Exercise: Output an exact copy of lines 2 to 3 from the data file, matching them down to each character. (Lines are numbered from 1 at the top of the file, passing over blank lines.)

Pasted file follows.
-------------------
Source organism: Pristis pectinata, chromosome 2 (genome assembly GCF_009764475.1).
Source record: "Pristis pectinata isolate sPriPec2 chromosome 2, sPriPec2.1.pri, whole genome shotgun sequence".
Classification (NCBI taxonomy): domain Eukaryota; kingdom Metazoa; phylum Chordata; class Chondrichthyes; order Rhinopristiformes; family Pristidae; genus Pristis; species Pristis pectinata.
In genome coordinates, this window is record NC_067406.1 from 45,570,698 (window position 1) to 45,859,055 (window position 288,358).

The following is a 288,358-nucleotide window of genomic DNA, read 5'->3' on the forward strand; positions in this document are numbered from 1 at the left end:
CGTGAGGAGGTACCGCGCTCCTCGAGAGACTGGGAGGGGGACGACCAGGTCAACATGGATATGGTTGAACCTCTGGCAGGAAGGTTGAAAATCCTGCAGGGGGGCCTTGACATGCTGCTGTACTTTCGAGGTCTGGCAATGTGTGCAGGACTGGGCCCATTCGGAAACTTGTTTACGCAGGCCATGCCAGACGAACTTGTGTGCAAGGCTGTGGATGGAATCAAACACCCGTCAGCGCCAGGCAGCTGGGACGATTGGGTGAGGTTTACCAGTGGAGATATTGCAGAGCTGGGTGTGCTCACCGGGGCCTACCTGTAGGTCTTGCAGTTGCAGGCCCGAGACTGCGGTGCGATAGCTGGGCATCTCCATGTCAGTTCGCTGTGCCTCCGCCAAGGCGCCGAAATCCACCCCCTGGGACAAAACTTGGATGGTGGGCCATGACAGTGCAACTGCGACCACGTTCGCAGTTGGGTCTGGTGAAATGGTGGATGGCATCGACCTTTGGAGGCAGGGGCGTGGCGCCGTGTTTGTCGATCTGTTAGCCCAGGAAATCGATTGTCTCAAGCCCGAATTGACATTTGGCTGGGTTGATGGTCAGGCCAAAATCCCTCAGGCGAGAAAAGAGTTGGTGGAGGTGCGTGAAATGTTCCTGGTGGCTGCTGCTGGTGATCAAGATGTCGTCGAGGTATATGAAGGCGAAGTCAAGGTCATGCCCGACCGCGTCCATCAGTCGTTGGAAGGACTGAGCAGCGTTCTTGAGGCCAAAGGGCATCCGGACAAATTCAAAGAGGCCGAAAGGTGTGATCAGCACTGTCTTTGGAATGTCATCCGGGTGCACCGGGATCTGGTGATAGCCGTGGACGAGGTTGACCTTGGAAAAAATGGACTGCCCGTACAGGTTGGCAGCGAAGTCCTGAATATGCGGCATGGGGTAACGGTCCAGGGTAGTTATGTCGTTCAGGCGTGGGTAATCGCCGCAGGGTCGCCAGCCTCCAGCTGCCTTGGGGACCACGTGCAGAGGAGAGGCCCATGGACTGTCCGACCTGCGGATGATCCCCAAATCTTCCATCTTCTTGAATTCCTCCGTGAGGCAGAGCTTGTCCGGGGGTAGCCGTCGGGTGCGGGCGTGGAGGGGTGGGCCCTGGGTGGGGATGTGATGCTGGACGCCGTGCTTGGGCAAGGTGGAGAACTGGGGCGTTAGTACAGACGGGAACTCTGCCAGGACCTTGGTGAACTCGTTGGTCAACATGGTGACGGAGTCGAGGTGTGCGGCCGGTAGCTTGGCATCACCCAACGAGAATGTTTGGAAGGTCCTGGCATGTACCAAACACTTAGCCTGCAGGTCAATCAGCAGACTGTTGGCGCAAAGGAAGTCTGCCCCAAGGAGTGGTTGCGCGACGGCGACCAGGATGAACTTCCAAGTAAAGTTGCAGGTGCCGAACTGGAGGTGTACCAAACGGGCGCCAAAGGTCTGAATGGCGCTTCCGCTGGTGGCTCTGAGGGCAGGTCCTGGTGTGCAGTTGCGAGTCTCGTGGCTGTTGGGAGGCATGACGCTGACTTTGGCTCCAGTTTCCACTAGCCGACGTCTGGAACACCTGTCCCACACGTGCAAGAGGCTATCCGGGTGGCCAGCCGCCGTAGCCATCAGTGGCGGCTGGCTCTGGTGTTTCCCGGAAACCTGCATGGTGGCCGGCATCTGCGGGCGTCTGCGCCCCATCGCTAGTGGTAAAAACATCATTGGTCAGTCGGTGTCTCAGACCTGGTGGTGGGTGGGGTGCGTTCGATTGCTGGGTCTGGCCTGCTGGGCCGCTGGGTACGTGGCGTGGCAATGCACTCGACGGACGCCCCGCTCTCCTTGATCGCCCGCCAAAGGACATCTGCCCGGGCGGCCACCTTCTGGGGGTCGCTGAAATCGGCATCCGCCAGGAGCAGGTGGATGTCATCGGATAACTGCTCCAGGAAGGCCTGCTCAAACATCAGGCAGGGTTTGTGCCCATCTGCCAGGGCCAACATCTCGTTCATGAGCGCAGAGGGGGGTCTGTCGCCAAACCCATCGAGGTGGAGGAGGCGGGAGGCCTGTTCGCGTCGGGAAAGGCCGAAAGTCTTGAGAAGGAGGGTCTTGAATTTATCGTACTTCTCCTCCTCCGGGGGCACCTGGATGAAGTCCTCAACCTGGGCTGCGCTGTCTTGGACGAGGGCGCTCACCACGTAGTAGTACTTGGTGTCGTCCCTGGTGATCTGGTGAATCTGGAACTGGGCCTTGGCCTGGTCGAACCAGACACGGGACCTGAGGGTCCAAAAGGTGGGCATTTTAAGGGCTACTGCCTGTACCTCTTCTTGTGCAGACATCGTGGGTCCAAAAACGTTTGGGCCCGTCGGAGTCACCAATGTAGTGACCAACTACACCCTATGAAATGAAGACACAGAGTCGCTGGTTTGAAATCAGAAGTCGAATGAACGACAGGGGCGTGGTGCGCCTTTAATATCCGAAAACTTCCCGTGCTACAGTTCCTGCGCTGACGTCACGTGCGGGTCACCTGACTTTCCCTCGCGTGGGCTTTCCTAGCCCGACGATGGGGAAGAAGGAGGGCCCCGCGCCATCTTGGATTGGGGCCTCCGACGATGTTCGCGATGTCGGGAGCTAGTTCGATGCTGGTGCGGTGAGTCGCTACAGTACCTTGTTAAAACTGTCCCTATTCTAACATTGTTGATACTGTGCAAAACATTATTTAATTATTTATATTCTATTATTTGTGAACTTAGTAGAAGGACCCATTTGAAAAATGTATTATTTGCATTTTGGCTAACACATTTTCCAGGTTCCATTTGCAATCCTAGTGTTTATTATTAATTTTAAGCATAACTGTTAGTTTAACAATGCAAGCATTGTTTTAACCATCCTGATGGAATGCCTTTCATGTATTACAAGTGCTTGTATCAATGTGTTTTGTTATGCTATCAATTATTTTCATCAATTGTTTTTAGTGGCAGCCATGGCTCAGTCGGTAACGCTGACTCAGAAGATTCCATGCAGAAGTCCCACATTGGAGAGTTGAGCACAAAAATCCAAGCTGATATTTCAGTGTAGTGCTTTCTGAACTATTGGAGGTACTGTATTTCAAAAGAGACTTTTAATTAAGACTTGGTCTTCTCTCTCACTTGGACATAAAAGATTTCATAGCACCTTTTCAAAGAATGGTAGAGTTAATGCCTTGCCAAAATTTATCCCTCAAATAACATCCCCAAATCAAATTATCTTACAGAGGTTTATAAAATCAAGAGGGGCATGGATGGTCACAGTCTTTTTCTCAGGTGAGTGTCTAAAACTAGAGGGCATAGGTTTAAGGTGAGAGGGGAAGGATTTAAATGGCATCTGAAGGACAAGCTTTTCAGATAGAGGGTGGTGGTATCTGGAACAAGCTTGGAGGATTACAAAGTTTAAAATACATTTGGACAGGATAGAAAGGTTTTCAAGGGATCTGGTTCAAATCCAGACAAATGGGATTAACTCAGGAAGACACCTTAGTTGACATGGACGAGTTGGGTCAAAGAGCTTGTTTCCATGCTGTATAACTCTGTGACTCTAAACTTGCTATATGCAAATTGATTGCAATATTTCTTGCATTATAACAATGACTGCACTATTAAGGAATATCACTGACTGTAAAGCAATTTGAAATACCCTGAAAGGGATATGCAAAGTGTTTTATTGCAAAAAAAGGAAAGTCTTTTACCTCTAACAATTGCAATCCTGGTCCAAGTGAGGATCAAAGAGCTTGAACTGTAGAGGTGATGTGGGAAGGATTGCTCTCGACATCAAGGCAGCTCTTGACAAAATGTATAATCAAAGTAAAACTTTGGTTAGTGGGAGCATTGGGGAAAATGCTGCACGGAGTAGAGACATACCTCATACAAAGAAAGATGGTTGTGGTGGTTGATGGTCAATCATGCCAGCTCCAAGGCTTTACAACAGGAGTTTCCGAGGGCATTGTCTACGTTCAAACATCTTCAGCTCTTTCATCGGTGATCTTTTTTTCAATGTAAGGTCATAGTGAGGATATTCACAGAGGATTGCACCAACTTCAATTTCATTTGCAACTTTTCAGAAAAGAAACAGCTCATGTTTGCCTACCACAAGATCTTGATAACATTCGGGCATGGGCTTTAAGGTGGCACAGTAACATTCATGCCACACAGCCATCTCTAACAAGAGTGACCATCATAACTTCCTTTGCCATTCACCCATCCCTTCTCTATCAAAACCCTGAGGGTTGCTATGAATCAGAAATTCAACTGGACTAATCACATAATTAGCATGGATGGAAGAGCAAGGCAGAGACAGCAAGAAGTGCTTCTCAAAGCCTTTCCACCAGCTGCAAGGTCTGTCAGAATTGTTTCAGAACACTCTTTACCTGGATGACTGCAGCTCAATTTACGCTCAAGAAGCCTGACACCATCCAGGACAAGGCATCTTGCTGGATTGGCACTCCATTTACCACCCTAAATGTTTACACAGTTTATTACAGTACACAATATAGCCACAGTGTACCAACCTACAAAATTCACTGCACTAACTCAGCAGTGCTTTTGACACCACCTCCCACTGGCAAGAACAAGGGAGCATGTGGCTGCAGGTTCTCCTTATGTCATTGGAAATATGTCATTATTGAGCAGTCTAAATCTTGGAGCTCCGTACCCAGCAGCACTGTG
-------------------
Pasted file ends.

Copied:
Source record: "Pristis pectinata isolate sPriPec2 chromosome 2, sPriPec2.1.pri, whole genome shotgun sequence".
Classification (NCBI taxonomy): domain Eukaryota; kingdom Metazoa; phylum Chordata; class Chondrichthyes; order Rhinopristiformes; family Pristidae; genus Pristis; species Pristis pectinata.